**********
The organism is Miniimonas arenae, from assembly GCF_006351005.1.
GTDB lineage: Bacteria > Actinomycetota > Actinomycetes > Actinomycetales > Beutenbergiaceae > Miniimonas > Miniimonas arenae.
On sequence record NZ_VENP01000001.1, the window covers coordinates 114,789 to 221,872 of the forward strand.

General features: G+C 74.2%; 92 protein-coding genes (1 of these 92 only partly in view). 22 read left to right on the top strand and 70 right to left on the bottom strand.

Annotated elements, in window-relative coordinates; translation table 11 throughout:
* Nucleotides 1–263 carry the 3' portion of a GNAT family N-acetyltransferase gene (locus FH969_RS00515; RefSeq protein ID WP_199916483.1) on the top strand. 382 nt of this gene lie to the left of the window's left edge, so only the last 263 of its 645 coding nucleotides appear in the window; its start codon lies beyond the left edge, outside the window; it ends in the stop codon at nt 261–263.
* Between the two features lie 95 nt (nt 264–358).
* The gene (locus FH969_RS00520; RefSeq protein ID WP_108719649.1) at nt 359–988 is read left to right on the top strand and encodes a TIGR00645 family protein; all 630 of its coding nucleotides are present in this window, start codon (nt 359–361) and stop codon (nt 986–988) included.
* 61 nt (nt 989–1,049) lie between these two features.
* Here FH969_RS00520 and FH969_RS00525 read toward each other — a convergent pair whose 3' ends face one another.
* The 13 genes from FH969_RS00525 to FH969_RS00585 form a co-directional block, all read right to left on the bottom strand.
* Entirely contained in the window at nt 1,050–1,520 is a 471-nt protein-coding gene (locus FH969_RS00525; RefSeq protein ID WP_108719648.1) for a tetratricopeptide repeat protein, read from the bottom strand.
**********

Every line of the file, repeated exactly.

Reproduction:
The organism is Miniimonas arenae, from assembly GCF_006351005.1.
GTDB lineage: Bacteria > Actinomycetota > Actinomycetes > Actinomycetales > Beutenbergiaceae > Miniimonas > Miniimonas arenae.
On sequence record NZ_VENP01000001.1, the window covers coordinates 114,789 to 221,872 of the forward strand.

General features: G+C 74.2%; 92 protein-coding genes (1 of these 92 only partly in view). 22 read left to right on the top strand and 70 right to left on the bottom strand.

Annotated elements, in window-relative coordinates; translation table 11 throughout:
* Nucleotides 1–263 carry the 3' portion of a GNAT family N-acetyltransferase gene (locus FH969_RS00515; RefSeq protein ID WP_199916483.1) on the top strand. 382 nt of this gene lie to the left of the window's left edge, so only the last 263 of its 645 coding nucleotides appear in the window; its start codon lies beyond the left edge, outside the window; it ends in the stop codon at nt 261–263.
* Between the two features lie 95 nt (nt 264–358).
* The gene (locus FH969_RS00520; RefSeq protein ID WP_108719649.1) at nt 359–988 is read left to right on the top strand and encodes a TIGR00645 family protein; all 630 of its coding nucleotides are present in this window, start codon (nt 359–361) and stop codon (nt 986–988) included.
* 61 nt (nt 989–1,049) lie between these two features.
* Here FH969_RS00520 and FH969_RS00525 read toward each other — a convergent pair whose 3' ends face one another.
* The 13 genes from FH969_RS00525 to FH969_RS00585 form a co-directional block, all read right to left on the bottom strand.
* Entirely contained in the window at nt 1,050–1,520 is a 471-nt protein-coding gene (locus FH969_RS00525; RefSeq protein ID WP_108719648.1) for a tetratricopeptide repeat protein, read from the bottom strand.